Tomb Raider Review
In the opening moments of Tomb Raider, the one thing that stood out to me was the vulnerability of its main character. The new Lara Croft does not start off as the sassy adventurer of past games, but as a scared and vulnerable woman, fighting for her survival. Much like the Tomb Raider series itself, Lara has to adapt to her environment to survive. Let’s face facts, a lot has changed since the original Tomb Raider was released back in 1996. Fortunately for developer Crystal Dynamics, their hard work has paid off. In a game dedicated to reinventing its iconic main character, Tomb Raider succeeds in finding its own identity.
The story is a simple one, Lara Croft and a friendly group of stock characters journey by boat into the Pacific ocean in search of a “big’ archaeological discovery. The ship sails into a storm and crashes onto an island, stranding the crew. They are not alone however, the island is ruled by a radical cult who seem content to hunt down anyone who comes across their path. The primary goal for Lara (and the player) is to escape the island. Unforunately none of the characters (besides Lara) are interesting and the story isn’t going to win any awards. It’s not bad per se, it’s just not very good. The story succeeds only in managing to provide Lara with a short-term goal and it moves at a brisk enough pace. All in all, it’s a passable tale.
While it may not have the sparkling dialogue of Uncharted, Tomb Raider’s biggest strength is its gameplay. It plays somewhat like a third-person-shooter except for the organic cover system. Lara will take cover behind anything that she can crouch behind, no button presses required. This separates Tomb Raider from the countless third person shooters currently flooding the industry. The game is designed with a hunter versus pray mindset, and Lara can be both, depending on the player. Enemies are quite good at flanking or otherwise forcing you to move out of cover. Lara can fight back a with a variety of weapons including a bow and arrow, a pistol, a shotgun and an assault rifle. Each weapon has its own strengths and weaknesses for example the bow is great for stealth kills, but not so great in an all out firefight. At times Lara can sneak up on her enemies, taking them out one at a time (though most encounters will quickly turn into a firefight). Tomb Raider doesn’t reinvent the wheel but all the elements of the gameplay come together quite nicely. It’s a game can be fully completed in just under 20 hours, though your mileage may vary.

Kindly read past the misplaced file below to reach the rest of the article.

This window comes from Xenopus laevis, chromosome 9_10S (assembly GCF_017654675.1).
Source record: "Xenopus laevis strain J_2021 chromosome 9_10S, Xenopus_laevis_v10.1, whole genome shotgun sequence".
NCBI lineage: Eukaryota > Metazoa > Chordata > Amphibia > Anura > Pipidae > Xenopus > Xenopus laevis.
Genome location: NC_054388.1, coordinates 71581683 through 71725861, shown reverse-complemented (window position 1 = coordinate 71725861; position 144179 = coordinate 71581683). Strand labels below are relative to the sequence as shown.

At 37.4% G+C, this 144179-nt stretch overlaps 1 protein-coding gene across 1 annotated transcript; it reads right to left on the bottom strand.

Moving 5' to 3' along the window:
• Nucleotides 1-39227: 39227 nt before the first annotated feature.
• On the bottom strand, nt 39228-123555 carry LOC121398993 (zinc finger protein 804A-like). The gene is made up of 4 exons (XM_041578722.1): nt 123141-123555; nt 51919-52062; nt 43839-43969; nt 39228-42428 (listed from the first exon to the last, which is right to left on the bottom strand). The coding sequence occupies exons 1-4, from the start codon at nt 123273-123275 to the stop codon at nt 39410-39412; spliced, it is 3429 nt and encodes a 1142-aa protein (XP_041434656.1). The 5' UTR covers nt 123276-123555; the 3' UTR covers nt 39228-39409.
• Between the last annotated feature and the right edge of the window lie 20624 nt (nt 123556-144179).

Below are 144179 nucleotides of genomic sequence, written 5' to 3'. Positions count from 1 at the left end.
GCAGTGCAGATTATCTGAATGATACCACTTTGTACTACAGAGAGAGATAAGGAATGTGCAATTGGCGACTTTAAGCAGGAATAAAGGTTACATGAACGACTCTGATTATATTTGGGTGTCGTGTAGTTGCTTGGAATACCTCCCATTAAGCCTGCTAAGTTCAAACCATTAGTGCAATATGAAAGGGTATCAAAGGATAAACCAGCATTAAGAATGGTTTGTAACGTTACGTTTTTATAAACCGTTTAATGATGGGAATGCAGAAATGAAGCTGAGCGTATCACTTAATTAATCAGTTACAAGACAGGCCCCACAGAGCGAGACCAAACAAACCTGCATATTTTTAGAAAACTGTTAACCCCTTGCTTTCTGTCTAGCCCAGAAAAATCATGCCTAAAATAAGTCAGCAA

The best moments are when the things calm down and allow Lara to explore. There are many secrets to discover, collectibles to collect and of course tombs to raid. Previously visited areas can be accessed via fast-travel and certain parts of these areas can only be accessed after acquiring a certain item or upgrade. At any point the player can abandon the main story, which is odd because Lara always has a reason to move forward; it feels a bit strange for her to deviate from the main goal so she can explore and island. (aren’t there lives at stake?) The tombs themselves consist only of a single puzzle, however the puzzles are well designed and the atmosphere is very good. If you ever get stuck, there’s a intuitive hint system that’s only a button press away. The quiet moments are easily the most immersive and the most enjoyable. Inevitably the game will throw a few Uncharted-style set pieces at the player coupled with an occasional quick-time event, not to worry though, both are used sparingly.